I've been hearing and thinking about end-of-life and death issues a lot lately.
In recent weeks, my 90-year-old father has been in the hospital twice and while he's (thank God) coming home tomorrow, the prognosis we got on Wednesday is not good. My brother Steve wrote an amazing column for the Oregonian on my father's journey to Minnesota in July to see his 100-year-old sister, possibly for the last time. And of course there's friend-of-this-blog Rod Dreher's posts on the death of his father on Tuesday. There's a sadness that never goes away and death arrives in the midst of our lives.
We don't talk about it much, but to the people in my parents' retirement home, the imminent end of one's life is a reality they face all the time. This is true for us all.
Man knows not his time. Which is why I was intrigued by a Milwaukee Journal Sentinel story on John Schlegel, a Catholic priest who is dying of pancreatic cancer. Dying well seems harder to do than ever, and here's one person taking the not-so-easy way out.
The Rev. John Schlegel, pastor of the Church of the Gesu, has pancreatic cancer. He is foregoing medical treatment because he does not believe it would increase his quality of life. He has been visiting friends and carrying on his duties while he awaits the inevitable.
Since being diagnosed with inoperable pancreatic cancer in late January, the Rev. John Schlegel has given away most of his books, artwork and clothes.
He has visited friends in Dallas; Denver; Chicago; Omaha, Neb.; New York; London; Oxford, England; and Dubuque, Iowa; and met with Pope Francis in Rome.
And he has planned his funeral right down to the songs that will be sung and the obituary that will appear in the program.
The article goes on to how the 72-year-old former president of Creighton University and the University of San Francisco has decided to forego chemotherapy because of the ruin it'd wreak on his body. Better to not prolong the process, he says.
Now that my family is in the midst of this process, I do wonder why not taking chemo is seen as heroic while taking it is not. I had always assumed -- as this article does -- that forgoing treatment was far nobler. Now I'm wondering why we assume this.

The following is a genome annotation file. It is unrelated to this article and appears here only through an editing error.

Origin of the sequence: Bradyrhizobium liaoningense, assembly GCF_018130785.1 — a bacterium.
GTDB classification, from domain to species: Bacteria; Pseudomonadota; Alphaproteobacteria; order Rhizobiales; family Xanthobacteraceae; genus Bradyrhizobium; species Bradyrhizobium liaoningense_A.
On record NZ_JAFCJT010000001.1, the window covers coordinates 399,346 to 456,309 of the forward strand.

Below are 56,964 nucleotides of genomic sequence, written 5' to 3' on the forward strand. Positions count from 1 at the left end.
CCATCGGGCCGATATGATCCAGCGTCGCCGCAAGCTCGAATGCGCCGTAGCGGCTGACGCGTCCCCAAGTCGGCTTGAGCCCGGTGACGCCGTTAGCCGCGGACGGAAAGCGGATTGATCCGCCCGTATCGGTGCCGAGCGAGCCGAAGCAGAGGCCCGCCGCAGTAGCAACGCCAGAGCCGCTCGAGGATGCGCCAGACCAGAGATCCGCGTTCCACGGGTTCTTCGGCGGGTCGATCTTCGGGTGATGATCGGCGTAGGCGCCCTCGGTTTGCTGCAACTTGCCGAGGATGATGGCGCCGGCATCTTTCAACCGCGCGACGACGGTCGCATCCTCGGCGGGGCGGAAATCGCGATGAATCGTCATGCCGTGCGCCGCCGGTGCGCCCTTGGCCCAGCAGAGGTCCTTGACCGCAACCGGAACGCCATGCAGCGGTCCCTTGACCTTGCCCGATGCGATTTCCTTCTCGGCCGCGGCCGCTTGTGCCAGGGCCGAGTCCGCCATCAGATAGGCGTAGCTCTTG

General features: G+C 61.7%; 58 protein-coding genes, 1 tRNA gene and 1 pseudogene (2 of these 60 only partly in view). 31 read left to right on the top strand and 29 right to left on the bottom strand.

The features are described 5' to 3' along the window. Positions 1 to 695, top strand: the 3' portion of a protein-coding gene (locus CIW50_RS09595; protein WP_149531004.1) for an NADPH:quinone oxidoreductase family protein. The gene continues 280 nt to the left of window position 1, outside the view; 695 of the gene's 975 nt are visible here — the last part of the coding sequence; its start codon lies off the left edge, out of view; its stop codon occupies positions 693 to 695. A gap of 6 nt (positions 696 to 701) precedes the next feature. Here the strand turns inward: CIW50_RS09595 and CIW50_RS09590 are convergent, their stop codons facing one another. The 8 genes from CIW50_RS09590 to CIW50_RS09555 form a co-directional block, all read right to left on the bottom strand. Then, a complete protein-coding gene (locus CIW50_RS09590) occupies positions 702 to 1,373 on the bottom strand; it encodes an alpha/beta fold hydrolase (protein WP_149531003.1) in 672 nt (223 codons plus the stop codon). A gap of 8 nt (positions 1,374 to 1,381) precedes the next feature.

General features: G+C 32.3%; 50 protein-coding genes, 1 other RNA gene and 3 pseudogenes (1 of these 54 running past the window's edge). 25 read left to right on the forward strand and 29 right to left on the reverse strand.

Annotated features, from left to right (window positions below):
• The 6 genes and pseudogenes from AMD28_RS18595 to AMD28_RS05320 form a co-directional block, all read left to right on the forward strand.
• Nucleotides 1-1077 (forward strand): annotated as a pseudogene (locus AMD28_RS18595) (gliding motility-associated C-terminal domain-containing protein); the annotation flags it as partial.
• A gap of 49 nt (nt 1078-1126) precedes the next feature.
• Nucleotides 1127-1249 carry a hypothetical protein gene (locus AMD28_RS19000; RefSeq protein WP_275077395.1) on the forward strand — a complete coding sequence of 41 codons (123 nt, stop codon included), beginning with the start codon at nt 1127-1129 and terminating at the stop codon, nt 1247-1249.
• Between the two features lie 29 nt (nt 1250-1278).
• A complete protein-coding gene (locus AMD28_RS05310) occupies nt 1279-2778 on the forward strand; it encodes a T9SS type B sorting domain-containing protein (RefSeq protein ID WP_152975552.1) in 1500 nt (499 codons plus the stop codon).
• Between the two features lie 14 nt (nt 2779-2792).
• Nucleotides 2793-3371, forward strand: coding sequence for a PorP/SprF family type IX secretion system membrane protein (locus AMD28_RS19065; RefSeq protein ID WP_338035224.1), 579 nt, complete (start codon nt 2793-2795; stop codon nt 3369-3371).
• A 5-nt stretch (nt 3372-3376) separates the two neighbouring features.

The article goes on to describe how he continues to work, how he got to meet Pope Francis in March and take trips to a few places he's always wanted to visit. The story quotes several friends who will miss the Jesuit priest, then gives a brief bio of his very accomplished life. There are some uses of the word "faith" and how friends are helping him to deal with his passing.
It ends by mentioning the increasing pain he's weathering and how he hopes to get a new carpet for the church before he dies. However, there's one thing I don't see. Can you take a guess?
Yes, the word "God" isn't even mentioned in this article. What must a priest, who has hopefully spent a lifetime thinking about eternal life, be thinking about what he shall soon experience? What does he think death will entail? Feel like? Does he have any hopes for what he hopes the next life will be like? Would readers like answers to some of these questions? I think so.
I see from the newspaper site that the reporter specializes in profiles and politics, which may explain the omission. Did the priest talk about God and the reporter just leave it out? Or did the priest not want to talk about his faith? Listening to a video from the Gesu church web site on his impending death, the priest says nothing about God. He does, however, say he is not afraid of death.
Or did the reporter not even know to ask the question? If you are writing about a dying priest, wouldn't it be appropriate to ask about about heaven, hell, judgment and so on? Or are those topics one must not bring up? I'm from the school where it's the reporter's job to bring such topics up. Is it rude? No. These are the questions everyone silently asks.
And so I go to the next level of journalism: Did any editor notice a ghost here? Milwaukee is a heavily Lutheran and Catholic place. Didn't anyone read this and say, "There's a hole in this story"?
It isn't hard to research some of this. I listened to one of Schlegel's sermons, as they're online and the priest definitely waxes eloquent on the life of Jesus. I wish the reporter had stopped the narrative about not fearing death just a bit to ask what Schlegel believes will happen in the afterlife.
These are questions, though, that aren't brought up in the typical feature story. Look at all the coverage on Bethany Maynard's assisted death last fall. Was something ever said about what she did or did not believe would happen after her death? If anyone wrote about this, I never saw it. And perhaps the Bethanys of this world aren't going to give us that answer. But the John Schlegels of this world can. But we need to have the guts to ask them.